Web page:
Tuesday, 28 February 2012

Two little boys



1st July 1976 was an important day for Dutch football. Not only was it almost exactly half-way between their first two World Cup Finals but two remarkable little boys entered the world.

Two boys who would become the highest and third highest goalscorers for Oranje: Patrick Kluivert and Ruud van Nistelrooy. Two boys who never played together at a major championship. That should say something about their careers - one the tortoise, the other the hare, both suffering injuries. One suffering a spiralling drop in form.

I asked on Twitter a while back whose career would you rather have: Kluivert's or van Nistelrooy's? Answer in the comments section.

It is about equal on trophies - van Nistelrooy has more league titles (5) to Kluivert's four and more cups but Kluivert's ace in the hole is a Champions League win.

In terms of longevity of carrer, van Nistelrooy is still playing consistenly at the age of 35 (and at a decent level) compared to Kluivert who retired at 32 but who had been on a downward spiral for years.

At the international level, Kluivert wins, I think. A semi-final at the 1998 World Cup and a semi-final at Euro 2000. Kluivert was one of the players of the tournament. van Nistelrooy, for all his goals and caps, he never shone like Kluivert did nor did any of the teams he play in hit the same heights internationally.

But these stats and thoughts aren't the be all and end all.

Kluivert was the archetypal wonderkid. van Nistelrooy was the archetypal late developer. When Kluivert was scoring that goal in a Champions League final, van Nisteloory was playing for FC Den Bosch. Kluivert was, naturally, a far better player. He had all the tricks in the book. No one would have believed that van Nistelrooy would go on to score so many goals for Holland. No one would have believed that Kluivert would have scored so few (I know he is the all-time top goalscorer but the hype around him was that he would obliterate records).

Kluivert was probably the most versatile striker in the world at his peak, probably the best all-round striker to boot. He could score goals with his head, his left-foot and his right-foot. He could power past people or glide by them. His touch was gossamer like but could, on demand, pull out the hammer. His link-up play was superb but he could also create goals for himself.

His header, at 30 seconds in the video below, was perfection.



But where Kluivert wins in natural ability, van Nistelrooy wins in terms of attitude and mentality. Moreover, Kluivert's fall suggests we should pour scorn on him for not using that ability.

van Nistelrooy is a player  who started not at the footballing aristocracy that is Ajax but at Den Bosch, who fought back from a career-threatening injury only to get better and hit higher peaks. A player who no one was talking about when Kluivert was dominating Europe. A player who has enjoyed consistent success over these last ten years.

If you were a coach, who would you want in your dressing room? If you were a player, would you rather have the natural ability or the drive to eke everything out of the ability you absolutely have?

Despite all that I lean towards Kluivert. But then I'm an old romantic who wonders what he might have achieved.
RCM

6 comments:

Bryan said...

Great question. I think on the surface I'd say Ruud - more stable, had the better of the pair's long stays (Man U vs Kluivert's Barca) and no demons - Kluivert was guilty of vehicular manslaughter and may have had a rape case dropped.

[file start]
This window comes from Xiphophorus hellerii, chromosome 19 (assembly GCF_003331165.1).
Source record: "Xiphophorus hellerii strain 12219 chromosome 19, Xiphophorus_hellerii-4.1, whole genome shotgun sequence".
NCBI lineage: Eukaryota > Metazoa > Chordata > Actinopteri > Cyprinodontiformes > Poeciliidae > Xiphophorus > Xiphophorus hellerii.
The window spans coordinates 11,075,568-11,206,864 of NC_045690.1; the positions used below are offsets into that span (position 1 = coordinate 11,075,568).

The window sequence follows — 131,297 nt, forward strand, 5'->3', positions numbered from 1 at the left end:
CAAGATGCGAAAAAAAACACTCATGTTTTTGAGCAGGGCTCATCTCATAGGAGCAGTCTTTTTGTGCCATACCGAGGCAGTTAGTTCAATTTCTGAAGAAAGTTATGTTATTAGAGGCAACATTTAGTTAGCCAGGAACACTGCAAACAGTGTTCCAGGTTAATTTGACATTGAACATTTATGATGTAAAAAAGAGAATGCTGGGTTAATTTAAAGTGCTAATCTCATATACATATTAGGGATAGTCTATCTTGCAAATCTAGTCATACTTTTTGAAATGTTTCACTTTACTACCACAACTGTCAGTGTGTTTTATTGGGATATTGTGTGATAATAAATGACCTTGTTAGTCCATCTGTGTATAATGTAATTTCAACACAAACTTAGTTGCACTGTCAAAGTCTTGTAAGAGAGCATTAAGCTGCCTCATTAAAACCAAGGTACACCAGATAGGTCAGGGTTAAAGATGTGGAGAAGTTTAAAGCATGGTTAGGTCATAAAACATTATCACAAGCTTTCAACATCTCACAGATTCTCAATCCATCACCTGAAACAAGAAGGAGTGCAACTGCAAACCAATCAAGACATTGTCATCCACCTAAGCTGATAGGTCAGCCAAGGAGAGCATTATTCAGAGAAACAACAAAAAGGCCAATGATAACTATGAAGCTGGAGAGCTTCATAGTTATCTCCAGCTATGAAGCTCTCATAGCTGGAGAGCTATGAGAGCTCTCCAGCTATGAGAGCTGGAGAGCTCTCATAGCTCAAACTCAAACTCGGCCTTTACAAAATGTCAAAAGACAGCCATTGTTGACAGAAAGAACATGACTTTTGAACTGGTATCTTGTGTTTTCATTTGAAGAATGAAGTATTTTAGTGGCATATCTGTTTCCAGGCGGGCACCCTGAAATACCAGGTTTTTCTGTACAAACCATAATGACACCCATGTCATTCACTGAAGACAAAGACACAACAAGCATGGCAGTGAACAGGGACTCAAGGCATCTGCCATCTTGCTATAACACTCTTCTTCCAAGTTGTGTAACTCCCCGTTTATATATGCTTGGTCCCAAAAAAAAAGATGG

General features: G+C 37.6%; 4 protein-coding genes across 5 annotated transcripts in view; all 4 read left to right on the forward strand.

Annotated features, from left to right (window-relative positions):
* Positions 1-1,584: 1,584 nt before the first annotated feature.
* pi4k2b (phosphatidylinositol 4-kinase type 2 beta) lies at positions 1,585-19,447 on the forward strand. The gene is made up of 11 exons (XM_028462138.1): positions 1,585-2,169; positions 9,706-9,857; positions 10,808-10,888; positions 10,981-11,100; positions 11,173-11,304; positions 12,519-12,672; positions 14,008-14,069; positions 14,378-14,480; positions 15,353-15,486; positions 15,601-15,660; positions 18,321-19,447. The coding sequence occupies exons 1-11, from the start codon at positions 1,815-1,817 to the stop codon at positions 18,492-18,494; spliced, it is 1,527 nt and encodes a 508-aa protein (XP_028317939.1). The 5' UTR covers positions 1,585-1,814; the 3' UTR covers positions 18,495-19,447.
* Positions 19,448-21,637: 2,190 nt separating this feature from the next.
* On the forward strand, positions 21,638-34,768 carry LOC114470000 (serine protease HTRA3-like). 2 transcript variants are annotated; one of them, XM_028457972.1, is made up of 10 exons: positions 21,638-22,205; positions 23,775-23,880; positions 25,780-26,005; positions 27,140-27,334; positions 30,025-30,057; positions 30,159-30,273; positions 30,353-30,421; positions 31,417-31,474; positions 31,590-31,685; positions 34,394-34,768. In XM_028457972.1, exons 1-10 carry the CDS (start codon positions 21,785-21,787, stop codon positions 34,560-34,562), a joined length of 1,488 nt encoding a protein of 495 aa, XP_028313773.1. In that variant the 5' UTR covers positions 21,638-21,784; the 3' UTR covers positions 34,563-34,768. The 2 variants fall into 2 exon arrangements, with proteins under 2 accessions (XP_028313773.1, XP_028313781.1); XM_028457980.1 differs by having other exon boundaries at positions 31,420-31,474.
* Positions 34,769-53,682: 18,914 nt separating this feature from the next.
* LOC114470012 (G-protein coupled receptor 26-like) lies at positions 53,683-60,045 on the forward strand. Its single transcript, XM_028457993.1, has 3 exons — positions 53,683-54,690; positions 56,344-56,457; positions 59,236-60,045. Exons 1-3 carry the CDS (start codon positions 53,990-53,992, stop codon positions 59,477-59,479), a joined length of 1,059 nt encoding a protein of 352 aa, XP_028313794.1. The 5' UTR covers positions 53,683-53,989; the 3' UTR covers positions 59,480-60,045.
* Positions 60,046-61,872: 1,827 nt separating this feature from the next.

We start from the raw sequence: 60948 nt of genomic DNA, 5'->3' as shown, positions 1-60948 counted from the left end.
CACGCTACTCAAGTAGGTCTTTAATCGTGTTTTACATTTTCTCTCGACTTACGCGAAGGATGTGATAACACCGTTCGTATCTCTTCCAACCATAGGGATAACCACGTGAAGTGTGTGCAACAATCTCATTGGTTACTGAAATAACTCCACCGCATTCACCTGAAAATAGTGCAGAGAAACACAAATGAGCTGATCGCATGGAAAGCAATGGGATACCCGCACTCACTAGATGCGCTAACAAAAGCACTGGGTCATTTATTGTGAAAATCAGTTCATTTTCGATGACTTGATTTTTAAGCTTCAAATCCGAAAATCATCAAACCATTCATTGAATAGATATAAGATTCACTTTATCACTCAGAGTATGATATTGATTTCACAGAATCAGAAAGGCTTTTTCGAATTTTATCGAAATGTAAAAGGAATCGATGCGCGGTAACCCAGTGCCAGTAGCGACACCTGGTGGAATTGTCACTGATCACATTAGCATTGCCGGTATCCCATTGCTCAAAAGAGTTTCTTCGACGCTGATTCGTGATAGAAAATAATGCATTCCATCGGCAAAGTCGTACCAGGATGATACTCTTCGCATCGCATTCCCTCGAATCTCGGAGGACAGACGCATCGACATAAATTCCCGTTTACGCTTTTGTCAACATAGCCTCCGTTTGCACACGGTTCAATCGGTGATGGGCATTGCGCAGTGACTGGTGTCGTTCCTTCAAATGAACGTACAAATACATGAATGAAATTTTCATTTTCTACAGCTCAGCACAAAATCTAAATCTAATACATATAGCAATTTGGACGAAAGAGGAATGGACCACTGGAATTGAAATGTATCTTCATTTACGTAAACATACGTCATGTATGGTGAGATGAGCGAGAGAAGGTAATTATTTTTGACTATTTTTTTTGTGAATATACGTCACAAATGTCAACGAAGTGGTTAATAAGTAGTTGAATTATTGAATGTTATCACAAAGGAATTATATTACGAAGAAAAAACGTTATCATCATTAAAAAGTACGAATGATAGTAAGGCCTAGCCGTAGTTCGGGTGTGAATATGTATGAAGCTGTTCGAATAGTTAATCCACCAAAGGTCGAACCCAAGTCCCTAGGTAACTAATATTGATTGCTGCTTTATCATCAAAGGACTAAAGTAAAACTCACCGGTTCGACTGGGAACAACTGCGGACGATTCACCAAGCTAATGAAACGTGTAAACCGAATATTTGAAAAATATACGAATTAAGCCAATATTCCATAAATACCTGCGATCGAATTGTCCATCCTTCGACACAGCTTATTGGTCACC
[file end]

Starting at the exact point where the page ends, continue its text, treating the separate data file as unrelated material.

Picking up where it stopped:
But I'd be the hopeless romantic like you - Kluivert's natural ability was tremendous. I'd forgotten that exquisite goal he scored vs Yugoslavia in the Euro thrashing - there aren't too many of those on RVN's CV. I wish we could have gotten more of him.

dearieme said...

The Dutch looked pretty good this evening once they decided to give it a brief try. And that was against an English side that was less embarrassing than it's often been.

Josh Tarrant said...

A good question.
Both were fantastic players in there prime.
I grew up catching glimpses of Kluivert, dreaming that he would sign for United. He arrived with a bang and seemed to dissapear with a whimper. I will have to look at wikipedia to see where he actually ended up.

Then RVN. I had never heard of him when United signed him after he recoved from an injury. But oh, boy - what a player. A good ol' fashioned centerforward. One of the best that United have ever had. He left us too soon but has continued to deliver.

I apperciate them both. But, i think, it would have to be Kluivert - he may have been a short career but it burnt very brightly.

Rob Marrs said...

Thanks for the comments guys. Most kind and appreciated as ever.

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Anonymous said...

Well, Beckham and Giggs gave me those sweet passes watching ManU's games, they were the best right & left wingers in my opinion. I mean, who is the first choise they assist after Yorke&Cole?

Unlike Henry(He's still the best to me!) or Shearer(Of course, include Kluivert), RvN's skills were NOT EVEN CLOSE to those legend strikers. But he's a truly monster in the box.
No matter how ugly they were, those goals were fair, and he DID beat Henry in the Top Scorer competition! That's some kind of "sense" I think. Where is the goal? How to sent the ball in? He just knew it...

BTW, ManU strikers or scorers after RvN...
#C.Ronaldo? When playing PS2, I can score by myself only, why not?
#Saha? HA! Just kidding!
#Rooney? Not so stable, not THAT absolute...
#Berbatov? Still on the bench now... The most expensive audience?
#Tevez? Sounds Ferguson doesn't like him "enough"...
#Hernandez? Need more evidence...
#van Persie? Only played 30 minutes for ManU. The next "van"? We'll see...

Uh, I'm just a football fan from Taiwan, we can only waich LIVE europian ball game at late dinner time or even 3:00AM(sigh). Forgive me for the strange English at last!